As in all pyramid schemes, the incomes of those distributors at the top and the profits to the sponsoring corporations come from a continuous influx of new investors at the bottom. Viewed superficially in terms of company profits and the wealth of an elite group at the pinnacle of the MLM industry, the model can appear viable to the uninformed, just as all pyramid schemes do before they collapse or are exposed by authorities.
Deceptive marketing that ably plays upon treasured cultural beliefs, social and personal needs, and some economic trends account for MLM's growth, rather than its ability to meet any consumer needs. The deceptive marketing is nurtured by a general lack of professional evaluation or investigation by reputable business media. Consequently, a popular delusion is supported that MLM is a viable business investment or career choice for nearly everyone and the odds of financial success in the venture are comparable or better than other trades, professions, employment or business ventures.
MLM's true constituency is not the consuming public but rather hopeful investors. The market for these investors grows significantly in times of economic transition, globalization and employee displacement. Promises of quick and easy financial deliverance and the beguiling association of wealth with ultimate happiness also play well in this market setting. The marketing thrust of MLM is accordingly directed to prospective distributors, rather than product promotions to purchasers. Its true products are not long distance phone services, vitamin pills, health potions or skin lotions, but rather the investment propositions for distributorships, which are deceptively portrayed with images of high income, minimal time requirements, small capital investments and early success.
The word, lie, is provoking and it is used here for provocative purposes. At some level, everyone who participates in MLM in which little retailing is occurring is unconsciously lying to himself or herself. Many at the top of these organizations are consciously lying to everyone else. Deception is inherent in this type of MLM scheme and is pervasive in its marketing. Here are 10 of the biggest lies I have found to be present in almost every MLM I have encountered.
Lie #1: MLM is a business offering better opportunities for making large sums of money than all other conventional business and professional models.
Truth: For almost everyone who invests MLM turns out to be a losing financial proposition. This is not an opinion, but a historical fact. Consider some notable examples from among the largest MLMs.
- In the largest of all MLMs, Amway, only 1/2 of one percent of all distributors make it to the basic level of "direct" distributor, or "platinum," and the average income of all Amway distributors is about $40 a month. That is gross income before taxes and expenses. When costs are factored, it is obvious that nearly all suffer a loss. Making it to direct, however, is not a ticket to profitability, but to greater losses. When the Wisconsin Attorney General filed charges against Amway, tax returns from all distributors in the state revealed an average net loss of $918 for that state's direct distributors.
Extraordinary sales and marketing obstacles account for much of this failure, but even if the business were more feasible, sheer mathematics would severely limit the opportunity. The MLM type of business structure can support only a small number of financial winners. If a 1,000-person downline is needed to earn a sustainable income, those 1,000 will need one million more to duplicate the success. How many people can realistically be enrolled? Much of what appears as growth is in fact only the continuous churning of new enrollees. The money for the rare winners comes from the constant enrollment of armies of losers.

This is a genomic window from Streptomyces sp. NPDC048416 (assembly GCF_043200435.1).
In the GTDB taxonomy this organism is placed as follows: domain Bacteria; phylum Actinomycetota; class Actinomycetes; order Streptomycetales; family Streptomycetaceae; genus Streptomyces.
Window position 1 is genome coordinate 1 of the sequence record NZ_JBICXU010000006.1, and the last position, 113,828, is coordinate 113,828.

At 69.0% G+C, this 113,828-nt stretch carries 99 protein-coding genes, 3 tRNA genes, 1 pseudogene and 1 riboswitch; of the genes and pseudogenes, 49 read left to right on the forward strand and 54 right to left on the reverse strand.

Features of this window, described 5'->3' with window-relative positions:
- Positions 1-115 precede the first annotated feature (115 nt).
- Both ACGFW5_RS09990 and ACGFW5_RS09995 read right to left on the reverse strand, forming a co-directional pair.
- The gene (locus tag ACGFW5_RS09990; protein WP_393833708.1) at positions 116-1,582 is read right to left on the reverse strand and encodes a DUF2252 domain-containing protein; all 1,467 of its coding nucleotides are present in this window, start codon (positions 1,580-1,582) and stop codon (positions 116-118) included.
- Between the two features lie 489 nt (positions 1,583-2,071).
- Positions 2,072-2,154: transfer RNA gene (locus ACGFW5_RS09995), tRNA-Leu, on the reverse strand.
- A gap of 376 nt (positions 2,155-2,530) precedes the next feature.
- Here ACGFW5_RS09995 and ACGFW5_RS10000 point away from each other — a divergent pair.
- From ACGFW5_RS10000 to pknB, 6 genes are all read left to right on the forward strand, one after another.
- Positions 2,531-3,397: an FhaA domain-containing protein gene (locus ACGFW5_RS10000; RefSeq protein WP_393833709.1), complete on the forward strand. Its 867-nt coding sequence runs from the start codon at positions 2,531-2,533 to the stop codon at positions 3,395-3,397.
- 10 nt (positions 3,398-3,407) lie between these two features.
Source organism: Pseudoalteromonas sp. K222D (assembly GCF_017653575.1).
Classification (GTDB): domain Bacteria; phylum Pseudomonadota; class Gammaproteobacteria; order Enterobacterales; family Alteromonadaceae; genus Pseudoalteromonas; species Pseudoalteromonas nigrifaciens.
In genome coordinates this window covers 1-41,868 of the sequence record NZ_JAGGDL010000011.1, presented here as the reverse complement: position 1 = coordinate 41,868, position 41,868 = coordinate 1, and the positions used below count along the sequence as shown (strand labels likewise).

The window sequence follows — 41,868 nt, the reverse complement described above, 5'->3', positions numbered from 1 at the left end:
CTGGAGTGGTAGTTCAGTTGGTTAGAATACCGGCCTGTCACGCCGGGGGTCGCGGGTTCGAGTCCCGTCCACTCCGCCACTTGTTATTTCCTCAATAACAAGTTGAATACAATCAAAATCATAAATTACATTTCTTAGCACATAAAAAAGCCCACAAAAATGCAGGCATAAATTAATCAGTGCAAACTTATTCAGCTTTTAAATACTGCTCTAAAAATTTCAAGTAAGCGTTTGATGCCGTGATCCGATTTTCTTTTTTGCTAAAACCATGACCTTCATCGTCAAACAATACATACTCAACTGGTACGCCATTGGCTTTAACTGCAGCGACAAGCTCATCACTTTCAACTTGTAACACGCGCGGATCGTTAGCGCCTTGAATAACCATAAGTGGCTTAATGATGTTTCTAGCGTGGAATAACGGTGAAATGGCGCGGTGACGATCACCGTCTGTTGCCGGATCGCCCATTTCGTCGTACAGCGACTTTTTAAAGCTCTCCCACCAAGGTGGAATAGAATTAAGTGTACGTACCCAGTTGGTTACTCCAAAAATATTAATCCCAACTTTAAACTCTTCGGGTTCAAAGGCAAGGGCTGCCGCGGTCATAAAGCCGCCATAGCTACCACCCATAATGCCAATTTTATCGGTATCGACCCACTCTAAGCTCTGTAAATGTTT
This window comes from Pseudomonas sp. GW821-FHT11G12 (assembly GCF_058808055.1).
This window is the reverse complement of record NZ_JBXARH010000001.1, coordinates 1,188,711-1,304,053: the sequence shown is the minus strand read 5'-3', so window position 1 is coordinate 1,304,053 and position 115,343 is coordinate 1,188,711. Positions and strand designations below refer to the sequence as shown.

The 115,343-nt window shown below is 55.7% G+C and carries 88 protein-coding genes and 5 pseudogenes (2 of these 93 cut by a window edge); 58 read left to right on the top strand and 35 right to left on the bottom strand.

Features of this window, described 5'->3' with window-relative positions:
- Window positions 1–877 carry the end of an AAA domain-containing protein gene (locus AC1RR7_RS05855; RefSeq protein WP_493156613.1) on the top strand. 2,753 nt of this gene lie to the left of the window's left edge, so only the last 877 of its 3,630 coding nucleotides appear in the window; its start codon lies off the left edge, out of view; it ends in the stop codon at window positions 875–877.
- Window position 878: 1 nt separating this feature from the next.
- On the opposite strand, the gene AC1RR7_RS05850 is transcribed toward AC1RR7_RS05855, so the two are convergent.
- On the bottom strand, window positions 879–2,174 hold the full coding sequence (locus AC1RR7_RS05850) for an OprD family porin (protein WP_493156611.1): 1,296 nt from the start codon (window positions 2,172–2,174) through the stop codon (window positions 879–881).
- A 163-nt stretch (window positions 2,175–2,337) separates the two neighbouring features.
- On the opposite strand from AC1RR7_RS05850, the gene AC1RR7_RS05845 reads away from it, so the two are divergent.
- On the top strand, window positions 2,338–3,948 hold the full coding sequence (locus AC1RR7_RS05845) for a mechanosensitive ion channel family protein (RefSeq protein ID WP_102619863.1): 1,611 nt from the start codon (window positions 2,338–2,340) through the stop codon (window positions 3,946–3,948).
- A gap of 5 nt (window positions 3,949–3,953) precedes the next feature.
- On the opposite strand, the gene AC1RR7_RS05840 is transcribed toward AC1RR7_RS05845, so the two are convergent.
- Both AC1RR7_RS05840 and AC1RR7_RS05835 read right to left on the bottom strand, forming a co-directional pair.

- The vast majority of the losers in MLM drop out within a year. In a 1999 court case brought against Melaleuca, one of the country's largest MLMs, the company claimed it has the highest retention rate among distributors in the entire MLM industry. Melaleuca boasted a drop-out rate is 5.5% per month. This equates to about 60% per year, if the dropouts are replaced each month.
- In its annual report to the SEC, Pre-Paid Legal, another large MLM, revealed that more than 1/2 of all its customers and distributors quit each year and are replaced by another group of hopeful investors.
- This pattern of 50-70% of all distributors quitting within one year holds true also for NuSkin, the industry's second largest MLM. NuSkin also exemplifies the accompanying pattern in which a tiny percent of the distributors gain the majority of all company rebates. In 1998, NuSkin paid out 2/3rds of its entire rebates to just 200 upliners out of more than 63,000 active distributors. The money they received came directly from the unprofitably investments of the 99.7% of the others.
- In 1995, Excel Communications, another fast growing MLM, reported to regulators an 86% turnover rate of distributors and 48% drop-out rate among all customers.
To obscure their dismal numbers, some MLMs classify their distributors as active and inactive. The Active group includes only recent participants and those still buying products or receiving rebates. Payout and retention statistics are then disclosed only on the active group.
If ALL distributors who participate are included the losses and the average incomes are exposed as much worse. And, if all the distributors who enroll and quit over several years are included, the odds of success for a new distributor/investor are shown to be absurdly low. Yet, these companies typically advertise their business as an opportunity of a life time with unlimited potential.